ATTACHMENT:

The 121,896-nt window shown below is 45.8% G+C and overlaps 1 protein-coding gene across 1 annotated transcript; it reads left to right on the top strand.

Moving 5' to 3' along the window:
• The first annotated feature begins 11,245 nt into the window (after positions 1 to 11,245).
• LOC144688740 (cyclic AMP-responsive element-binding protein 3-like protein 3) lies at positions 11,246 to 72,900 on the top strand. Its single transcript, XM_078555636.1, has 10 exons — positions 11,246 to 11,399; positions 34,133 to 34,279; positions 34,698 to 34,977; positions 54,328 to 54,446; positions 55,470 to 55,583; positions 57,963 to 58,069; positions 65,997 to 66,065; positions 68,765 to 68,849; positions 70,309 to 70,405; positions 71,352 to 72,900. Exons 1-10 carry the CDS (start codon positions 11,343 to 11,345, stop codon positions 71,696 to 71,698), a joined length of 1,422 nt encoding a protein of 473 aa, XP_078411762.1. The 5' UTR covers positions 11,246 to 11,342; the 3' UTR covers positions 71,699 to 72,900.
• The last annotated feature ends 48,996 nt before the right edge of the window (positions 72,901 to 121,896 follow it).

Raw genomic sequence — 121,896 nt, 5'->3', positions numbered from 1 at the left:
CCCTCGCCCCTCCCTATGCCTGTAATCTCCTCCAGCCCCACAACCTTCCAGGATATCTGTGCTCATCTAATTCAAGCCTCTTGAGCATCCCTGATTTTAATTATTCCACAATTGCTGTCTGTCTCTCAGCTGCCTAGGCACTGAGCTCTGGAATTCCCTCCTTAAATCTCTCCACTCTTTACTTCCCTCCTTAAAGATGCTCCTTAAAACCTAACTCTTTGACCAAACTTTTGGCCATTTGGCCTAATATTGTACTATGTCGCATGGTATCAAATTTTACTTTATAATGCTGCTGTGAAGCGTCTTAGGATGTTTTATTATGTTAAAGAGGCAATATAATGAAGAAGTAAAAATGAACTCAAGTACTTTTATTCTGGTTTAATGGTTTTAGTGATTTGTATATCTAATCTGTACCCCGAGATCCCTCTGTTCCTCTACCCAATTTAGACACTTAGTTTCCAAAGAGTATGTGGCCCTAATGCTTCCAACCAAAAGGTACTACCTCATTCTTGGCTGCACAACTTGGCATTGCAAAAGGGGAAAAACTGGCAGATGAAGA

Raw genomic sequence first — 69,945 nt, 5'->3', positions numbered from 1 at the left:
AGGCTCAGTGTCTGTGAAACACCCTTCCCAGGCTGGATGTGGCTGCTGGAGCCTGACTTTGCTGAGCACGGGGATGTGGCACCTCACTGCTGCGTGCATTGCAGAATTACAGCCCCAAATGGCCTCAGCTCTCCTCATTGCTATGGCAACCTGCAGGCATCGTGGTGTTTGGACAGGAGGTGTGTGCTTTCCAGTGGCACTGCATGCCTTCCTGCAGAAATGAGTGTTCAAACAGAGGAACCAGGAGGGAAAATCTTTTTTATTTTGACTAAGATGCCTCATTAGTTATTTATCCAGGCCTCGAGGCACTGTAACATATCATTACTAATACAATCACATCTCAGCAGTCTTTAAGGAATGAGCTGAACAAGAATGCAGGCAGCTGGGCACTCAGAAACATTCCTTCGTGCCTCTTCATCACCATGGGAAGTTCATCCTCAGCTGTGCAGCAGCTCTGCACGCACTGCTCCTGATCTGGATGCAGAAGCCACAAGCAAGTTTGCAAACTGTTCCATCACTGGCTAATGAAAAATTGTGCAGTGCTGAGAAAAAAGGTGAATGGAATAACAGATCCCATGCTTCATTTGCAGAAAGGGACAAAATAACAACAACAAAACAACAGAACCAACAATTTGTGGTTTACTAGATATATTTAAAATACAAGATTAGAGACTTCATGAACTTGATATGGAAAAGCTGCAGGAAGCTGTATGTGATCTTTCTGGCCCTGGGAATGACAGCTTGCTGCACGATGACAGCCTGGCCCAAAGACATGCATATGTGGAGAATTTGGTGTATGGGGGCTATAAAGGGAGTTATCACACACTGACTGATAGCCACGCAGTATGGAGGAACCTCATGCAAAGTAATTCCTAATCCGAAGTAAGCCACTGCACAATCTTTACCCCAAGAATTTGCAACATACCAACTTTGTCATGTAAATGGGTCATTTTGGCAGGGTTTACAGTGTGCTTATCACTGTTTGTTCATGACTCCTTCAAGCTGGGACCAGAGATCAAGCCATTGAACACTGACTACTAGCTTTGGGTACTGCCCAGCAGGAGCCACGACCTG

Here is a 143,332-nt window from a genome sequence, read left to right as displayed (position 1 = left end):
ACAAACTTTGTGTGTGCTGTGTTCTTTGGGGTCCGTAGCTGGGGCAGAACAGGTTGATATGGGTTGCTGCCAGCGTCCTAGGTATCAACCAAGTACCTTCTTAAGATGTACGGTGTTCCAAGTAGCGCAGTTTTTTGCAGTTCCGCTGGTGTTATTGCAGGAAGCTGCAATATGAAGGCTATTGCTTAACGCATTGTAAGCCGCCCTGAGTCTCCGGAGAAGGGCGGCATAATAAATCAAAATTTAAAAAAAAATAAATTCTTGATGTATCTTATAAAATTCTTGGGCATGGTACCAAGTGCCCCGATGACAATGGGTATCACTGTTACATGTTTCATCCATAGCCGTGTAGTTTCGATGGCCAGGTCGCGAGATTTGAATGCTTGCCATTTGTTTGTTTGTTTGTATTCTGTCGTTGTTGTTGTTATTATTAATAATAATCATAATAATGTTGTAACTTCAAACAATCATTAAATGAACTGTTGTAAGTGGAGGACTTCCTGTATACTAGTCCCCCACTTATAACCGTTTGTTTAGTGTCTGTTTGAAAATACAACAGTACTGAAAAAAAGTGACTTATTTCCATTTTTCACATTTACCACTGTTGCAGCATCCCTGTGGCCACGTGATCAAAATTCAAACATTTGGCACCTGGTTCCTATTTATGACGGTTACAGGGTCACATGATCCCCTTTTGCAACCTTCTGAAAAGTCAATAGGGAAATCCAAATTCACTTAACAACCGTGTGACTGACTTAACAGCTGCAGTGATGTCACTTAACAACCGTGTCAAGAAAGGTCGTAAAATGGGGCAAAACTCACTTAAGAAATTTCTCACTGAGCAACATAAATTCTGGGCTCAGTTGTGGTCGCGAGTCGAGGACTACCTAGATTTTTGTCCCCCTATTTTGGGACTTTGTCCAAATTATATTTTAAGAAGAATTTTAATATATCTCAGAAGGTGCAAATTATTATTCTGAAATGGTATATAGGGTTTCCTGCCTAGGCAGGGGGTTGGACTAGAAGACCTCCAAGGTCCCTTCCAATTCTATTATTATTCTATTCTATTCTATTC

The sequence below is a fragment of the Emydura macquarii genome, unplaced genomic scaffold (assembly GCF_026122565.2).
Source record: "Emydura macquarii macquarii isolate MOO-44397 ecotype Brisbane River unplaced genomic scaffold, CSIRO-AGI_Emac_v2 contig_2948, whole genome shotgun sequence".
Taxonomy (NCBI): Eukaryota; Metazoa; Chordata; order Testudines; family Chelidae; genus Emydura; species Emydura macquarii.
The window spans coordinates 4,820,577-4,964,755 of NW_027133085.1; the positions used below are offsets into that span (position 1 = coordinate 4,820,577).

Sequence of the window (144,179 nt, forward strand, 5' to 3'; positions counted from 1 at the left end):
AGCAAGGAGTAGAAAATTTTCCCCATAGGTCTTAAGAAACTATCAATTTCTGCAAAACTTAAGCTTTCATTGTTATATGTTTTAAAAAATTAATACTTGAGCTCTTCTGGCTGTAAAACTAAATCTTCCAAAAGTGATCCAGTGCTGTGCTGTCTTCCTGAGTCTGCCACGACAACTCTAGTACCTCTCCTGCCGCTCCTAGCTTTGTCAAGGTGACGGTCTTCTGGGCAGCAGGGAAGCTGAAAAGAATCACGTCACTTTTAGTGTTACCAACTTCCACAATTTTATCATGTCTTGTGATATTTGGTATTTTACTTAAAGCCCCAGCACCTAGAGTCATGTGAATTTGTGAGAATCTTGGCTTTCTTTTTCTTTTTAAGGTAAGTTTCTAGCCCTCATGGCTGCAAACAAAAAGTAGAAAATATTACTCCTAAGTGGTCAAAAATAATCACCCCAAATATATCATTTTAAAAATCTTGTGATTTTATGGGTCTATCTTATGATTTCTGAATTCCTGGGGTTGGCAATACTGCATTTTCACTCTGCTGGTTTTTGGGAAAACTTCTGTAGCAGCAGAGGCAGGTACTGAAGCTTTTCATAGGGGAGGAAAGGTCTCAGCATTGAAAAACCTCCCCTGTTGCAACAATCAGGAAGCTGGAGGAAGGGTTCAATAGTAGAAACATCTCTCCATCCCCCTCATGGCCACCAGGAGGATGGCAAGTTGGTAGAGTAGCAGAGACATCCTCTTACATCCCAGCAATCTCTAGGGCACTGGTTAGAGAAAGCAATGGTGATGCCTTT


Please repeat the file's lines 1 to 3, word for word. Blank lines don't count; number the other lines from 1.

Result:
The 121,896-nt window shown below is 45.8% G+C and overlaps 1 protein-coding gene across 1 annotated transcript; it reads left to right on the top strand.

Moving 5' to 3' along the window:
• The first annotated feature begins 11,245 nt into the window (after positions 1 to 11,245).